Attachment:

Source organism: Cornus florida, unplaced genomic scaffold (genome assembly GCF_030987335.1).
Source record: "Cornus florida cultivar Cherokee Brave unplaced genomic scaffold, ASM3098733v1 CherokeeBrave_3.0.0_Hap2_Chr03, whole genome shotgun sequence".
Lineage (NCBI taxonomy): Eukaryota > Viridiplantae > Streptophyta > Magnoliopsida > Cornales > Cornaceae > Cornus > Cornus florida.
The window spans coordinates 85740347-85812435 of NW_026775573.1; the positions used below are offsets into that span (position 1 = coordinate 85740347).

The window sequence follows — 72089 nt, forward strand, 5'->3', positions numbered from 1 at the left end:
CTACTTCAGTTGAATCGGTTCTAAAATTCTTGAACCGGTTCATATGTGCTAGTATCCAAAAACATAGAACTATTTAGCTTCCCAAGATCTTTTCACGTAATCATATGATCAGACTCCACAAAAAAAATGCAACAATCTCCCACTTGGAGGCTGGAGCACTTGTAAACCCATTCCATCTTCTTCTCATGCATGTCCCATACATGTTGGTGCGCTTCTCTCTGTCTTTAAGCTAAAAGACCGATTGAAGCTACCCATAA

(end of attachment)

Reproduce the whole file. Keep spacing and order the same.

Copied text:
Source organism: Cornus florida, unplaced genomic scaffold (genome assembly GCF_030987335.1).
Source record: "Cornus florida cultivar Cherokee Brave unplaced genomic scaffold, ASM3098733v1 CherokeeBrave_3.0.0_Hap2_Chr03, whole genome shotgun sequence".
Lineage (NCBI taxonomy): Eukaryota > Viridiplantae > Streptophyta > Magnoliopsida > Cornales > Cornaceae > Cornus > Cornus florida.
The window spans coordinates 85740347-85812435 of NW_026775573.1; the positions used below are offsets into that span (position 1 = coordinate 85740347).

The window sequence follows — 72089 nt, forward strand, 5'->3', positions numbered from 1 at the left end:
CTACTTCAGTTGAATCGGTTCTAAAATTCTTGAACCGGTTCATATGTGCTAGTATCCAAAAACATAGAACTATTTAGCTTCCCAAGATCTTTTCACGTAATCATATGATCAGACTCCACAAAAAAAATGCAACAATCTCCCACTTGGAGGCTGGAGCACTTGTAAACCCATTCCATCTTCTTCTCATGCATGTCCCATACATGTTGGTGCGCTTCTCTCTGTCTTTAAGCTAAAAGACCGATTGAAGCTACCCATAA